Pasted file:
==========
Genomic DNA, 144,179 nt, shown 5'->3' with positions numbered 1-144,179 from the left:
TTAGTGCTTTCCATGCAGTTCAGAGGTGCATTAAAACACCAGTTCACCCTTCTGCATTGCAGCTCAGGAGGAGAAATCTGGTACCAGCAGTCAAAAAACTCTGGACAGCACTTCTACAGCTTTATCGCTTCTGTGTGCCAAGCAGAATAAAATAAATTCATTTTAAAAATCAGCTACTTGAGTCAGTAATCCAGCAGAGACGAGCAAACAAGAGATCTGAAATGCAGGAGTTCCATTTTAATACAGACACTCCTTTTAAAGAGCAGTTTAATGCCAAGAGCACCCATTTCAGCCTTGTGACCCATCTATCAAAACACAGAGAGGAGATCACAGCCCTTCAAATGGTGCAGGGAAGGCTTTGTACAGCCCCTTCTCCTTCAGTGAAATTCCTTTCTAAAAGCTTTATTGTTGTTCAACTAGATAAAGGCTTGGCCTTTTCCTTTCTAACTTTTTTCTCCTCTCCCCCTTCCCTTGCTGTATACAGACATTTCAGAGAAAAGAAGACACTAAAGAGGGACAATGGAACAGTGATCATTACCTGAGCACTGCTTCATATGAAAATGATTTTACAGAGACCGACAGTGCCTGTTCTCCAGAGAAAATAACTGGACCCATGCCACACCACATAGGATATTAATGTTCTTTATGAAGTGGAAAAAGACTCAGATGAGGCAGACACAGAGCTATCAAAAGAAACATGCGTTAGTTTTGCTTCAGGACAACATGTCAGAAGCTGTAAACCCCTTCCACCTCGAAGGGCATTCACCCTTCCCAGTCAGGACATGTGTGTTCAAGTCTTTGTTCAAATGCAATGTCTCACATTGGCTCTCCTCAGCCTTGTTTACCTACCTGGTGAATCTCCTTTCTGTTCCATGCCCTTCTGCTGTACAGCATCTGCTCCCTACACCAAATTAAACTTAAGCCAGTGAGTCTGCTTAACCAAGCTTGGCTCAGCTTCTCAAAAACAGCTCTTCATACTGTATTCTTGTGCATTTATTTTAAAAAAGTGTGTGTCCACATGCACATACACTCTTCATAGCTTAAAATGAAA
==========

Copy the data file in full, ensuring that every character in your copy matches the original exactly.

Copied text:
Genomic DNA, 144,179 nt, shown 5'->3' with positions numbered 1-144,179 from the left:
TTAGTGCTTTCCATGCAGTTCAGAGGTGCATTAAAACACCAGTTCACCCTTCTGCATTGCAGCTCAGGAGGAGAAATCTGGTACCAGCAGTCAAAAAACTCTGGACAGCACTTCTACAGCTTTATCGCTTCTGTGTGCCAAGCAGAATAAAATAAATTCATTTTAAAAATCAGCTACTTGAGTCAGTAATCCAGCAGAGACGAGCAAACAAGAGATCTGAAATGCAGGAGTTCCATTTTAATACAGACACTCCTTTTAAAGAGCAGTTTAATGCCAAGAGCACCCATTTCAGCCTTGTGACCCATCTATCAAAACACAGAGAGGAGATCACAGCCCTTCAAATGGTGCAGGGAAGGCTTTGTACAGCCCCTTCTCCTTCAGTGAAATTCCTTTCTAAAAGCTTTATTGTTGTTCAACTAGATAAAGGCTTGGCCTTTTCCTTTCTAACTTTTTTCTCCTCTCCCCCTTCCCTTGCTGTATACAGACATTTCAGAGAAAAGAAGACACTAAAGAGGGACAATGGAACAGTGATCATTACCTGAGCACTGCTTCATATGAAAATGATTTTACAGAGACCGACAGTGCCTGTTCTCCAGAGAAAATAACTGGACCCATGCCACACCACATAGGATATTAATGTTCTTTATGAAGTGGAAAAAGACTCAGATGAGGCAGACACAGAGCTATCAAAAGAAACATGCGTTAGTTTTGCTTCAGGACAACATGTCAGAAGCTGTAAACCCCTTCCACCTCGAAGGGCATTCACCCTTCCCAGTCAGGACATGTGTGTTCAAGTCTTTGTTCAAATGCAATGTCTCACATTGGCTCTCCTCAGCCTTGTTTACCTACCTGGTGAATCTCCTTTCTGTTCCATGCCCTTCTGCTGTACAGCATCTGCTCCCTACACCAAATTAAACTTAAGCCAGTGAGTCTGCTTAACCAAGCTTGGCTCAGCTTCTCAAAAACAGCTCTTCATACTGTATTCTTGTGCATTTATTTTAAAAAAGTGTGTGTCCACATGCACATACACTCTTCATAGCTTAAAATGAAA